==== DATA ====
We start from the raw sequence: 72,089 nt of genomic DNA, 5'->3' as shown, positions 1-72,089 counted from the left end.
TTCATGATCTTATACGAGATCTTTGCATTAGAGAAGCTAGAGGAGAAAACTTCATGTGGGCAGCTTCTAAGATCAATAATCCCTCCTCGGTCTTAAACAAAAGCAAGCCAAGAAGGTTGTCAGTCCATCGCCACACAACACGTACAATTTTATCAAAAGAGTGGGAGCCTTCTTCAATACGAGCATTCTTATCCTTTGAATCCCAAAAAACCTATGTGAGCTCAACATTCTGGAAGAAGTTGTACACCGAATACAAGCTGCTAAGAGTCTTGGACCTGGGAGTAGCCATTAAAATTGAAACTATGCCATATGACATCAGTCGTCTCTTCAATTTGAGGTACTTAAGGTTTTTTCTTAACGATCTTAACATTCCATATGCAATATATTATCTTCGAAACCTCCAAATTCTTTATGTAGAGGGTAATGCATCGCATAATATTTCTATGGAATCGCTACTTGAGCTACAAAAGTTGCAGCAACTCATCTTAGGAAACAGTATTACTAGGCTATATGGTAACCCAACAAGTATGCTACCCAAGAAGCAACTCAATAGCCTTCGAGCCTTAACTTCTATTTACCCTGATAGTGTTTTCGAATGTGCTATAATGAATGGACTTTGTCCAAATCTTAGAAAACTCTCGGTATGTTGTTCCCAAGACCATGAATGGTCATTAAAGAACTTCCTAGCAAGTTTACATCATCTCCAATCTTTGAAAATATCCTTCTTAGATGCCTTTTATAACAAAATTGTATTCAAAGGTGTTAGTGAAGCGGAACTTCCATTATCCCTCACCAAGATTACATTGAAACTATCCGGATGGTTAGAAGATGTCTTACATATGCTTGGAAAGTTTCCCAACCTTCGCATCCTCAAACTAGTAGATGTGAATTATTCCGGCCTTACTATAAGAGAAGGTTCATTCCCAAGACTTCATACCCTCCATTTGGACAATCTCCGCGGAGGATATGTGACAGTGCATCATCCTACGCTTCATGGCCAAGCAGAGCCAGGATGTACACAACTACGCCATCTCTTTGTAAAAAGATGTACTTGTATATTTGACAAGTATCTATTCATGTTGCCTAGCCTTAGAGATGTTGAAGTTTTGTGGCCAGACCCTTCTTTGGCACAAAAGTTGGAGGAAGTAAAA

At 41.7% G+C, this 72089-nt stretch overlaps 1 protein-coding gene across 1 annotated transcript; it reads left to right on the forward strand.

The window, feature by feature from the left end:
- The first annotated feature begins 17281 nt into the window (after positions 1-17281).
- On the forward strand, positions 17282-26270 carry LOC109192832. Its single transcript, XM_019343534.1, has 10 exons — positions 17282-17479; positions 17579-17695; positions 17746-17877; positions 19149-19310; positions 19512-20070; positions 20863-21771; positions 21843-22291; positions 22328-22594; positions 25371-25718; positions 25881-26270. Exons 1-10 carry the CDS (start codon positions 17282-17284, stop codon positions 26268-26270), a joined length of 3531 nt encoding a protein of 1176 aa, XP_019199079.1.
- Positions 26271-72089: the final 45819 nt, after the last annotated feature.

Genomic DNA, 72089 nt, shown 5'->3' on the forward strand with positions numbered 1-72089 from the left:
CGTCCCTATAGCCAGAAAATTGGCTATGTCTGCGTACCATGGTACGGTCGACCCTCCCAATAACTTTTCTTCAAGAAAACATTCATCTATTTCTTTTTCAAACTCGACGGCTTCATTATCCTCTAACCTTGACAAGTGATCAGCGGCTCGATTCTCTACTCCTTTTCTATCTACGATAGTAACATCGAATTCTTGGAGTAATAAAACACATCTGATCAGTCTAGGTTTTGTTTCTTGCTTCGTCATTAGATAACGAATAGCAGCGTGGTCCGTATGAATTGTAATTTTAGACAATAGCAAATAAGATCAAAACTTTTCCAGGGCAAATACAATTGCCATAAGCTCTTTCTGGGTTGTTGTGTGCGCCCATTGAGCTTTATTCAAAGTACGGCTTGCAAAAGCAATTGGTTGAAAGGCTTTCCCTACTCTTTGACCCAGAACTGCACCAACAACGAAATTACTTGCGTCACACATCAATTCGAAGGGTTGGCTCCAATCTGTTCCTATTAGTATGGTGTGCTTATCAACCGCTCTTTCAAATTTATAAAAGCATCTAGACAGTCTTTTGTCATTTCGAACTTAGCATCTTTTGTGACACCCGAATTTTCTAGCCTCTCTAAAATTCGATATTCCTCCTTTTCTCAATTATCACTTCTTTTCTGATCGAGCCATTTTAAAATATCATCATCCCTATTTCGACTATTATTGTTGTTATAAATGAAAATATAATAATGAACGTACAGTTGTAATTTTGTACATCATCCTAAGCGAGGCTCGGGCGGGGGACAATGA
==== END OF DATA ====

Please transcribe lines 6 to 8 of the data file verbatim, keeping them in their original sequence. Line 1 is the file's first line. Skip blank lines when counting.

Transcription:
- On the forward strand, positions 17282-26270 carry LOC109192832. Its single transcript, XM_019343534.1, has 10 exons — positions 17282-17479; positions 17579-17695; positions 17746-17877; positions 19149-19310; positions 19512-20070; positions 20863-21771; positions 21843-22291; positions 22328-22594; positions 25371-25718; positions 25881-26270. Exons 1-10 carry the CDS (start codon positions 17282-17284, stop codon positions 26268-26270), a joined length of 3531 nt encoding a protein of 1176 aa, XP_019199079.1.
- Positions 26271-72089: the final 45819 nt, after the last annotated feature.

Genomic DNA, 72089 nt, shown 5'->3' on the forward strand with positions numbered 1-72089 from the left: